Older Patients at Increased Risk for Post-Thyroidectomy Complications
Older patients who undergo thyroid surgery are at a much higher risk than their younger counterparts for serious cardiac, pulmonary, and infectious complications, according to a study published in the Journal of Clinical Endocrinology & Metabolism.
In the current study, one of the largest ever performed looking specifically at thyroid surgery and older patients, researchers wanted to know whether age had an effect on postoperative risks in thyroidectomy patients.
Researchers examined 7,915 thyroidectomy patients from the American College of Surgeons National Surgical Quality Improvement Program database and noted outcome measures such as urinary tract infection, cardiac complications, total hospital length of stay, and 30-day mortality. They found that, when compared with younger patients, middle-old (ages 65 to 79) are twice as likely and old-old (age 80 and older) patients are five times as likely to have a postoperative complication.
Source.“Elderly Thyroid Surgery Patients at Increased Risk for Postoperative Complications.” (2012, March 27). Retrieved April 26, 2012, from http://www.newswise.com/articles/elderly-thyroid-surgery-patients-at-increased-risk-for-postoperative-complications.
Humor & Shock Value Used in Sex Ed Initiative for Seniors
Advertising and marketing agency DDB New York has launched “Safe Sex for Seniors,” created in collaboration with SaferSex4Seniors.org, an independent collective of professional sexuality educators, researchers, authors, trainers, counselors, and therapists whose mission is to provide better education and information to ensure sexual intimacy between older adults is as safe as possible. The campaign reminds mature adults that safer sex practices are essential, following unexpected research results declaring that the 55+ demographic in the United States has the highest growth rate of sexually transmitted diseases (STDs).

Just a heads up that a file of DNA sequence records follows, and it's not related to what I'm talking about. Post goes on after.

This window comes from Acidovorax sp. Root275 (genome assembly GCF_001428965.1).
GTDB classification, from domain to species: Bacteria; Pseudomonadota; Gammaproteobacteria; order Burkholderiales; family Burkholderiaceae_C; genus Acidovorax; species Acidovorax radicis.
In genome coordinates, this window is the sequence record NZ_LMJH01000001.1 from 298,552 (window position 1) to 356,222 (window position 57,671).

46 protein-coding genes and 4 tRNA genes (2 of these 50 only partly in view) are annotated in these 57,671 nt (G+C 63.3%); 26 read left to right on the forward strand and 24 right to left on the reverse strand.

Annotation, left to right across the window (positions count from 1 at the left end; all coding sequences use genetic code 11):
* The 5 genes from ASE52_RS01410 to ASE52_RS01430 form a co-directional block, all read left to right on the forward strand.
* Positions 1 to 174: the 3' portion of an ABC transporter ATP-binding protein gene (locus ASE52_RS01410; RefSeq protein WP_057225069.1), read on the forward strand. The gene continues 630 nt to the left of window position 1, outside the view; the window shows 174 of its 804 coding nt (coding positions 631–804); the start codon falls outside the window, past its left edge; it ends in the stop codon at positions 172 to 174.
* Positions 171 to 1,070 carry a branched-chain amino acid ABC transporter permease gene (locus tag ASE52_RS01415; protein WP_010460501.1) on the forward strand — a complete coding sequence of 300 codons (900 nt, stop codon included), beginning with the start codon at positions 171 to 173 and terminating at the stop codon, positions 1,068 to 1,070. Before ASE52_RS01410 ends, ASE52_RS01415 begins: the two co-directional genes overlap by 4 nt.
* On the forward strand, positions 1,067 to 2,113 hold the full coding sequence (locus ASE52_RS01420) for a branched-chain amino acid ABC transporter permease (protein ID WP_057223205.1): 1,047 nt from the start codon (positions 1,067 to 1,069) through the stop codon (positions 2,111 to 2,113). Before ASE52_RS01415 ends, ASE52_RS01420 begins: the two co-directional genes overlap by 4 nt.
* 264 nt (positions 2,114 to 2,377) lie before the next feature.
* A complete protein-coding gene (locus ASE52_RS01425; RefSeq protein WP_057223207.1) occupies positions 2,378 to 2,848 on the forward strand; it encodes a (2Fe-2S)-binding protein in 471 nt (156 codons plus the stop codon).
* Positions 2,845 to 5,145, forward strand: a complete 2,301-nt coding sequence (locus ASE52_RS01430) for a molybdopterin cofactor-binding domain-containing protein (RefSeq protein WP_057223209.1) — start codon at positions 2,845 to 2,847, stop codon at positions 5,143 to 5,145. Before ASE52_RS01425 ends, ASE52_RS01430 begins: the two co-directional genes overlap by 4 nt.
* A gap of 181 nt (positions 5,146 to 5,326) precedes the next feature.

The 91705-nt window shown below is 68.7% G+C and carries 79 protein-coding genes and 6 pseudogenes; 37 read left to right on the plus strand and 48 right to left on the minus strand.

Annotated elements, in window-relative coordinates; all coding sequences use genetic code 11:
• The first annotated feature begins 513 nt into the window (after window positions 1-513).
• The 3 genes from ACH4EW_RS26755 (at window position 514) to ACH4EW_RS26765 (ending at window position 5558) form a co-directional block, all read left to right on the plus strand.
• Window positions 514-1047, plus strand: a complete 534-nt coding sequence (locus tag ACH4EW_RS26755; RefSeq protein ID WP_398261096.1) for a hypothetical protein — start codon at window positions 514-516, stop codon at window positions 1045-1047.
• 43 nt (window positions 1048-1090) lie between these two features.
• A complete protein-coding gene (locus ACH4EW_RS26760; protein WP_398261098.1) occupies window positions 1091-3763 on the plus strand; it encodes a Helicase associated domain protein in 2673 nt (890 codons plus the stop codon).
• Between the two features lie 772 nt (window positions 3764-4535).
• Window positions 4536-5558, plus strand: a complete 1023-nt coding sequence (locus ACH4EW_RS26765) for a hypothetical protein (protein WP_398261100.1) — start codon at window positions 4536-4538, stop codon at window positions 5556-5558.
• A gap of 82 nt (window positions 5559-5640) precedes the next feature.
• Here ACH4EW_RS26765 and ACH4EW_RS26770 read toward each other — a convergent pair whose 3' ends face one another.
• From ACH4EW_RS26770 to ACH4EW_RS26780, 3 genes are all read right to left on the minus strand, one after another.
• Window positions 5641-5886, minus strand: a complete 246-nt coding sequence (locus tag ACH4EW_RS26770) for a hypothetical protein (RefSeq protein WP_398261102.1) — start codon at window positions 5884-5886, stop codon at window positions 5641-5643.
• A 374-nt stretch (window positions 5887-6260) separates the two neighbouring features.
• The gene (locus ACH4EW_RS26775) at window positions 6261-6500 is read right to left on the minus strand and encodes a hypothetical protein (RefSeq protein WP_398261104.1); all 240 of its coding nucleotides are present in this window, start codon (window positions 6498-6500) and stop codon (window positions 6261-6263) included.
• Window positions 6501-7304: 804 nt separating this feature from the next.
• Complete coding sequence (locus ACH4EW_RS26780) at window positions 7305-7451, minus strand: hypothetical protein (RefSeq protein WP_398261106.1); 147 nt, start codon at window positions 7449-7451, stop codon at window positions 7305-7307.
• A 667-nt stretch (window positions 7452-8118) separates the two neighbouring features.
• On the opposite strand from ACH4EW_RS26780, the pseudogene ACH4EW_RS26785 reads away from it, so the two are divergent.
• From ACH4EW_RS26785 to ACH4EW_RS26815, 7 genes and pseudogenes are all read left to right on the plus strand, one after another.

DDB recognized an unfulfilled need to support this important issue in light of changing social norms. The campaign features an educational video, as well as print media applications with the tagline, “There are many ways to do it. There is only one way to do it safely.” DDB New York’s campaign features an array of older couples demonstrating a variety of Kama Sutra positions.
While the ad maintains a playful tone, the truth remains that the rate of STDs—including syphilis and gonorrhoea—among older Americans has doubled in the past decade, and the rate of HIV infection is also increasing among older adults at a more rapid rate than the general population.
Source.“DDB New York Targets Grandma & Grandpa in ‘Safe Sex For Seniors’ Initiative.” (2012, April 11). Retrieved April 26, 2012, from http://www.prnewswire.com/news-releases/ddb-new-york-targets-grandma--grandpa-in-safe-sex-for-seniors-initiative-147055525.html.
Alzheimer’s Association Awards Its Largest Research Grant
The Alzheimer’s Association has announced the awarding of its largest-ever research grant—nearly $4.2 million dollars over 4 years—to the Dominantly Inherited Alzheimer’s Network–Therapeutic Trials Unit (DIAN-TTU), based at Washington University School of Medicine in St. Louis, to enable the program to move forward more quickly with innovative drug and biomarker trials in people with genetically based, young-onset Alzheimer’s disease (AD).
DIAN is an international network of 11 leading research centers established in 2008 by funding from the National Institute on Aging to investigate AD caused by rare, dominantly inherited genetic mutations. DIAN now has the largest and most extensive worldwide research network investigating dominantly inherited AD and includes facilities in the United States, United Kingdom, and Australia.
At the Alzheimer’s Association International Conference 2011, the DIAN team reported interim data from 150 participants showing that, in this population, measurable brain chemistry changes appear as much as 20 years before the first detectable memory and thinking impairments. In this group, family history predicts what age the onset of symptoms will begin, which allows for a treatment window during which to test potential therapies. According to DIAN researchers, the results demonstrate the feasibility and promise of performing AD prevention studies in this special population.